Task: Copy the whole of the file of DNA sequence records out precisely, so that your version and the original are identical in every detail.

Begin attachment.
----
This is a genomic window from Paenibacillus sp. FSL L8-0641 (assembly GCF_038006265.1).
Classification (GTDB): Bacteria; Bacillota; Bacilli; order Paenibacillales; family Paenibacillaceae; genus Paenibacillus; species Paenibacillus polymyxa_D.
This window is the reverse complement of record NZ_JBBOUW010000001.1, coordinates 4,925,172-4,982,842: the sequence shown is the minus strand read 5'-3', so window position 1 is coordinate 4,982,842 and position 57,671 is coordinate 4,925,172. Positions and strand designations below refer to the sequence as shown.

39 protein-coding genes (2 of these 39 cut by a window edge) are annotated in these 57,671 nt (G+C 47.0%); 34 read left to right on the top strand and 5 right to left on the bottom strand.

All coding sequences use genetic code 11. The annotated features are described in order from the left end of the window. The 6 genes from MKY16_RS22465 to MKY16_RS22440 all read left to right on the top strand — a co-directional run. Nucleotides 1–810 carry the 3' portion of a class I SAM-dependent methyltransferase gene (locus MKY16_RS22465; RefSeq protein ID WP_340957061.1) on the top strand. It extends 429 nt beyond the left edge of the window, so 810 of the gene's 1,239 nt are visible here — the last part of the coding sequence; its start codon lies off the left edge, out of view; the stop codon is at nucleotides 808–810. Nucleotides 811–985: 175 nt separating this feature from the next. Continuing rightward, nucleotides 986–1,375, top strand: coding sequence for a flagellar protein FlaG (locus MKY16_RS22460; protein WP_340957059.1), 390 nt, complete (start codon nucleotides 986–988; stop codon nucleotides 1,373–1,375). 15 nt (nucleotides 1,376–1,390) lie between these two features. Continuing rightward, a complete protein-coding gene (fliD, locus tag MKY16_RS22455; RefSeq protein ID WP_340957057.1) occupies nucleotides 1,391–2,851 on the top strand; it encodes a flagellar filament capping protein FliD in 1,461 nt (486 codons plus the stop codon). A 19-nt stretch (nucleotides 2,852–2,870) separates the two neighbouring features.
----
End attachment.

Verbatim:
This is a genomic window from Paenibacillus sp. FSL L8-0641 (assembly GCF_038006265.1).
Classification (GTDB): Bacteria; Bacillota; Bacilli; order Paenibacillales; family Paenibacillaceae; genus Paenibacillus; species Paenibacillus polymyxa_D.
This window is the reverse complement of record NZ_JBBOUW010000001.1, coordinates 4,925,172-4,982,842: the sequence shown is the minus strand read 5'-3', so window position 1 is coordinate 4,982,842 and position 57,671 is coordinate 4,925,172. Positions and strand designations below refer to the sequence as shown.

39 protein-coding genes (2 of these 39 cut by a window edge) are annotated in these 57,671 nt (G+C 47.0%); 34 read left to right on the top strand and 5 right to left on the bottom strand.

All coding sequences use genetic code 11. The annotated features are described in order from the left end of the window. The 6 genes from MKY16_RS22465 to MKY16_RS22440 all read left to right on the top strand — a co-directional run. Nucleotides 1–810 carry the 3' portion of a class I SAM-dependent methyltransferase gene (locus MKY16_RS22465; RefSeq protein ID WP_340957061.1) on the top strand. It extends 429 nt beyond the left edge of the window, so 810 of the gene's 1,239 nt are visible here — the last part of the coding sequence; its start codon lies off the left edge, out of view; the stop codon is at nucleotides 808–810. Nucleotides 811–985: 175 nt separating this feature from the next. Continuing rightward, nucleotides 986–1,375, top strand: coding sequence for a flagellar protein FlaG (locus MKY16_RS22460; protein WP_340957059.1), 390 nt, complete (start codon nucleotides 986–988; stop codon nucleotides 1,373–1,375). 15 nt (nucleotides 1,376–1,390) lie between these two features. Continuing rightward, a complete protein-coding gene (fliD, locus tag MKY16_RS22455; RefSeq protein ID WP_340957057.1) occupies nucleotides 1,391–2,851 on the top strand; it encodes a flagellar filament capping protein FliD in 1,461 nt (486 codons plus the stop codon). A 19-nt stretch (nucleotides 2,852–2,870) separates the two neighbouring features.